Monday, June 22, 2009

Macadamia-crusted scallops with fennel and grapefruit salad

Brought to you by FairPrice

Pressed for Good Health

Great for your health and high in flavour, FairPrice Macadamia Oil is versatile enough for any method of cooking


Whenever my friends or family visit Australia, I always ask them to bring home a bag of macadamia nuts for me. I love this almost creamy nut for its delicate flavour. I often eat them plain, but also use it to make cookies and to even coat meats with.

The oil from macadamia nuts is just as flavourful, wonderfully healthy and rich with antioxidants. It is also higher in monounsaturated fats than other quality oils, such as olive and canola. The sweet and nutty flavour of macadamia oil makes it ideal for use in salad dressings and marinades. It is also cholesterol- and trans fat-free.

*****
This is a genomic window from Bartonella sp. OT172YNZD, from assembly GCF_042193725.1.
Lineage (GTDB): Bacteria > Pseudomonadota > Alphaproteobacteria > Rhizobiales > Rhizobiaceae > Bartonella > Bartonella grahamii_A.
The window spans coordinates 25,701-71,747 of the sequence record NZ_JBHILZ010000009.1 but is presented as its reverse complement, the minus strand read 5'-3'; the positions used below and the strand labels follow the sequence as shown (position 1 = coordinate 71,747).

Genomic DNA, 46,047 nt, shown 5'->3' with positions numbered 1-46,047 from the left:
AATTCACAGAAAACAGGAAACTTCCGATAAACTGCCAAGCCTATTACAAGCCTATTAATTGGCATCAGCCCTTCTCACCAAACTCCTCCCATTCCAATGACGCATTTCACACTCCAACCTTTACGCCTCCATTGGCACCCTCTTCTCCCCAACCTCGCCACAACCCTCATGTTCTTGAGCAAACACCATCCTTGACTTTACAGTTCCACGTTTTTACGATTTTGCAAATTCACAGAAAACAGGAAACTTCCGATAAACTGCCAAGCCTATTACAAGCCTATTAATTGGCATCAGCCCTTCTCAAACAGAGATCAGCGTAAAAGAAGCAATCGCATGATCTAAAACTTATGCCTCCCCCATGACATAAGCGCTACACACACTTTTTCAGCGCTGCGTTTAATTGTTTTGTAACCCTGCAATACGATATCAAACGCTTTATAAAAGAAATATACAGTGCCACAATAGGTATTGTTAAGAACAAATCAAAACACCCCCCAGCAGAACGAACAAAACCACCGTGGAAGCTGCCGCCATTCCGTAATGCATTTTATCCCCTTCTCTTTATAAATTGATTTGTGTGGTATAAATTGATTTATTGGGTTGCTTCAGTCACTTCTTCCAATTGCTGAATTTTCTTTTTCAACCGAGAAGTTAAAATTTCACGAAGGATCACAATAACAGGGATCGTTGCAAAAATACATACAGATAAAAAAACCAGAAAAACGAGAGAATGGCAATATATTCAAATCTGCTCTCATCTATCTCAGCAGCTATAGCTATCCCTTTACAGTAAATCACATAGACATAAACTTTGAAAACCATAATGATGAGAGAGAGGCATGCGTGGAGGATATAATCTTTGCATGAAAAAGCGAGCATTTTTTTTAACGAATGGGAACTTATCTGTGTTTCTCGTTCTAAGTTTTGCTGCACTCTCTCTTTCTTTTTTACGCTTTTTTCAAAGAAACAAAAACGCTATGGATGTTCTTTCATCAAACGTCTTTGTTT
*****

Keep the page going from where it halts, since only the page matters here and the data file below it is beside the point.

Like grapeseed oil — another healthful oil — macadamia nut oil has a high smoke point. That means your food doesn't burn as quickly under high heat. This makes macadamia oil ideal for roasting, baking and stir-frying as well.

Another special property of macadamia oil is that it helps your food retain more nutrients and absorb less fat than other regular cooking oils. So, what's not to like?

I used FairPrice Macadamia Oil — which is 100 per cent cold pressed, and has no preservatives or additives — to make this decidedly Australian dish of crusted scallops with a grapefruit and fennel salad.

The delicate, piquant flavours of this dish make it an elegant appetiser at a dinner party or a gorgeous light lunch that is especially suited to our sweltering weather.